Development of supporting techniques for azalea breeding focusing on plant quality, disease resistance and expansion of the assortment

    Project Details


    Main research question/goal
    In this project we develop innovative and supporting techniques for azalea breeding. These techniques create new opportunities for improved plant quality, disease resistant plants and expansion of the assortment. The following questions are addressed: 1) Which screening techniques can be optimized to screen for plants resistant to the most important fungal diseases?  2) How can we create more interspecific crosses? 3) What about the segregation and heritability of plant quality traits? 4) Can fundamental biotechnological research be used to build a basic genetic map in azalea that can be used to study complex plant quality traits more profoundly? The state of the art is either limited or not applicable. Because of the complexity of this subject, these knowledge-driven questions have not yet been explored in classical azalea breeding.

    Research approach
    Three work packages are related to three specific domains. WP1 has the goal of introducing new and more disease resistant cultivars. It complies with recent environmental regulations to reduce the use of pesticides.  WP2 explores techniques for interspecific hybridization to allow the breeder to go beyond the rather narrow gene pool that is currently used. WP3 focuses on the heritability of plant quality traits to select more profoundly (and more efficiently) when new crosses are made. The aim is to maintain and/or to improve the present cultivation standard. Sharing this knowledge and technological insight with the stakeholders is addressed separately through service provision and promotion of innovation.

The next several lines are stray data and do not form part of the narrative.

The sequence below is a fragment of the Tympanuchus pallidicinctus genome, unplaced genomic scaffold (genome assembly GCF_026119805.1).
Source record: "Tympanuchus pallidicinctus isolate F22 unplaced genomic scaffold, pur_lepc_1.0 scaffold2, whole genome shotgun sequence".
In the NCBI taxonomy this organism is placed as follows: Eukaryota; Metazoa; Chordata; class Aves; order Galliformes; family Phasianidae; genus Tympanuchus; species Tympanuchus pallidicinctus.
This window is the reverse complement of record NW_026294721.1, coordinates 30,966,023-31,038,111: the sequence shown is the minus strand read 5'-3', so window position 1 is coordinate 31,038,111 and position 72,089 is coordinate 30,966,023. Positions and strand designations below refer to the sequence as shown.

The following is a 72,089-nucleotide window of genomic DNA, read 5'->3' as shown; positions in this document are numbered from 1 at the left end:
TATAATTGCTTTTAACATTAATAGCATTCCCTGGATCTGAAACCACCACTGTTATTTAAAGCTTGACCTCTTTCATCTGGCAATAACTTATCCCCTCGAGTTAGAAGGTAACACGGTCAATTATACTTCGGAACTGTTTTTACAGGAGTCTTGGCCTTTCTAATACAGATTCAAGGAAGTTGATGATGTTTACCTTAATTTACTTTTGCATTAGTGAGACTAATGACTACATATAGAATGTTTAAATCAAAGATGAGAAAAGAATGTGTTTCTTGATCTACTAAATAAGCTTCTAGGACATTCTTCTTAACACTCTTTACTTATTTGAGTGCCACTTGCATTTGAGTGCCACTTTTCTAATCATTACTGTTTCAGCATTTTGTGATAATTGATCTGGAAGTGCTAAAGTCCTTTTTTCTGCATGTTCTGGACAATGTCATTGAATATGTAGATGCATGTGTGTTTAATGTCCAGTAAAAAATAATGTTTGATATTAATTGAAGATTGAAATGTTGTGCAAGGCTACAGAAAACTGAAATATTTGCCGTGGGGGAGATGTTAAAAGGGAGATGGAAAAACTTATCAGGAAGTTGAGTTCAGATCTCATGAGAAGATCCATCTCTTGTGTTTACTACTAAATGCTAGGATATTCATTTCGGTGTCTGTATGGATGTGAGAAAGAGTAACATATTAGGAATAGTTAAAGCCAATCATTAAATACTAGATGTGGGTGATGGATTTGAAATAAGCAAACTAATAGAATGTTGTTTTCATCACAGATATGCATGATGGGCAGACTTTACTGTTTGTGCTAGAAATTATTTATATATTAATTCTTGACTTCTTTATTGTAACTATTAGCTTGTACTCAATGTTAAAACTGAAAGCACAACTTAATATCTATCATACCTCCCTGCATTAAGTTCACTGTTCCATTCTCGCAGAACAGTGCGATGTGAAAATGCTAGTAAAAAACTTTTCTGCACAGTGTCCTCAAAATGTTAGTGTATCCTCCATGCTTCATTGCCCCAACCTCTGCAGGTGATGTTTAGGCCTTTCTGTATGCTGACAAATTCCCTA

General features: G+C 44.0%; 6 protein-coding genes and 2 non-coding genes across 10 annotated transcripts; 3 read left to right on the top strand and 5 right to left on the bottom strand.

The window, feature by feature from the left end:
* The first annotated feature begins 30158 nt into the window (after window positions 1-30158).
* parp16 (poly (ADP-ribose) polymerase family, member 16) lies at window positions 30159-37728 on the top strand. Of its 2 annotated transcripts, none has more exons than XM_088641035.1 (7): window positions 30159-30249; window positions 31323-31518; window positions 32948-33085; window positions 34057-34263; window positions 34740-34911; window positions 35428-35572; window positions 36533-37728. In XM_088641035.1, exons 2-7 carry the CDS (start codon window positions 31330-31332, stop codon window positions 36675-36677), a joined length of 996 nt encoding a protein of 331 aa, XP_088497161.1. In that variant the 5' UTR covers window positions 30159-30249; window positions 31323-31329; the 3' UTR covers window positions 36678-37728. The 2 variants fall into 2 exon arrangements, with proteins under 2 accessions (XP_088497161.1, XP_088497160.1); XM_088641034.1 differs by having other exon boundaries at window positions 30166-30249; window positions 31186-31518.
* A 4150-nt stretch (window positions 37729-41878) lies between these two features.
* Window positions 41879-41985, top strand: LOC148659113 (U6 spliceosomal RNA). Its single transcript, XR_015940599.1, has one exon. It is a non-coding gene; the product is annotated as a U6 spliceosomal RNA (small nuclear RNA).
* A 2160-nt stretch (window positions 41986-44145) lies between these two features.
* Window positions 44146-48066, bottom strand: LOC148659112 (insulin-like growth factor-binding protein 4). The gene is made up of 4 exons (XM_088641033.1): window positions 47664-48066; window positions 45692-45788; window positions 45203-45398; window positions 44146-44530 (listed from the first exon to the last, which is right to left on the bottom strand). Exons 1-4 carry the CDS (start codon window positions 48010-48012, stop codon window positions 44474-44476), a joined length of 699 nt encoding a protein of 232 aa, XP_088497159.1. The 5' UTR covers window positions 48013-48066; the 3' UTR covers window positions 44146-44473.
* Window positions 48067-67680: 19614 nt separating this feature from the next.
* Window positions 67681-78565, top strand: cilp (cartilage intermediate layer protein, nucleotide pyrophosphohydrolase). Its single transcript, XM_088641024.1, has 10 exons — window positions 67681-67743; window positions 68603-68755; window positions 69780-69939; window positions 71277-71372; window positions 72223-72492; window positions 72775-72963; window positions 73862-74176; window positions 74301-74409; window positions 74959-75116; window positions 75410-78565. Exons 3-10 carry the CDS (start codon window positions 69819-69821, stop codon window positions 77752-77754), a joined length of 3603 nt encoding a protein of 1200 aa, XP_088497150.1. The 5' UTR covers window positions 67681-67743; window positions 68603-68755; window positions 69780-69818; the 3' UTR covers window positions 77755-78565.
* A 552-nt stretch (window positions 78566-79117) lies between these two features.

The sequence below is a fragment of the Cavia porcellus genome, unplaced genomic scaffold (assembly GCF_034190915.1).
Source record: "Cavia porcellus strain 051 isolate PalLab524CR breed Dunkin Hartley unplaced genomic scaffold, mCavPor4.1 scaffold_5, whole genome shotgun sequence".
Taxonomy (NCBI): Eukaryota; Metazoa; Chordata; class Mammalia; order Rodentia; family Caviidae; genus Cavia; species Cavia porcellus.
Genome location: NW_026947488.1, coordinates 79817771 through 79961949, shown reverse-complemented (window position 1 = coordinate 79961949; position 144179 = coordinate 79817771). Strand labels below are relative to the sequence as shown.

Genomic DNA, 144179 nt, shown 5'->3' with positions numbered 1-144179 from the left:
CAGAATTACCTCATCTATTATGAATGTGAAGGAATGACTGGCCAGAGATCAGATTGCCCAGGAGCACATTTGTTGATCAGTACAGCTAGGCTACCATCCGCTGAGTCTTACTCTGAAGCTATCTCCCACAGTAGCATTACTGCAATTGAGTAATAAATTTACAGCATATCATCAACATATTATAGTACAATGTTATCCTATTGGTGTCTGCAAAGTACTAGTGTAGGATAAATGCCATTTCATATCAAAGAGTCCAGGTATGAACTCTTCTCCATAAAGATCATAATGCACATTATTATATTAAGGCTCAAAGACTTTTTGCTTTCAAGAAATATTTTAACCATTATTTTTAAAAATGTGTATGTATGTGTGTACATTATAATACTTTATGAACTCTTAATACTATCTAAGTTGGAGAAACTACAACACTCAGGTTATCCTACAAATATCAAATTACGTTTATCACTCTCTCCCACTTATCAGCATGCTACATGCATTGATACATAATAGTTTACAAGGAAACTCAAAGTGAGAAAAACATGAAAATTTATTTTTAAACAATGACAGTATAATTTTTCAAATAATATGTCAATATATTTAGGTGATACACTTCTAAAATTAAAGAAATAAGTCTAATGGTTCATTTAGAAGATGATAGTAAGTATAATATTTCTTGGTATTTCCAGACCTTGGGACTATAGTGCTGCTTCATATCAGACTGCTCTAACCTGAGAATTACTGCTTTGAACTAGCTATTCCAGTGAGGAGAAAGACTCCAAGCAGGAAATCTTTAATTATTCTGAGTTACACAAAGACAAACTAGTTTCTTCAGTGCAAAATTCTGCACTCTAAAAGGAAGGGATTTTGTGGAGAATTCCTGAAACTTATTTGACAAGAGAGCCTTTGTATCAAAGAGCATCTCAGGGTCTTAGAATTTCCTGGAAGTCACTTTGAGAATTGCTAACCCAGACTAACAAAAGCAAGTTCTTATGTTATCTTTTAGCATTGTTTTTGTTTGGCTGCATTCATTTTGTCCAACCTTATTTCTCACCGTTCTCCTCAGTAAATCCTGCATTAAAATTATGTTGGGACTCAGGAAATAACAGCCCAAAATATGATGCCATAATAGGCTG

This project has resulted in a three-fold knowledge platform that is directly applicable to azalea breeding. Two screening methods for disease resistance have been developed. These methods are systematically valorized for the gene pool and are implemented on a routine basis as a selection criterium in the breeding programme.  We have gained enough insight into interspecific hybridization to generate a set of new plants (previously impossible crosses) that can be used in the breeding programme. Scent seems particularly promising. The heritability of complex plant features such as leaf shape and colour and plant architecture has resulted in a number of QTLs on the genetic map. Further research is needed to implement the results in the breeding programme.

    Funding provider(s)
    IWT - Instituut voor de aanmoediging door wetenschap en technologie in Vlaanderen
    Effective start/end date1/09/0431/08/08

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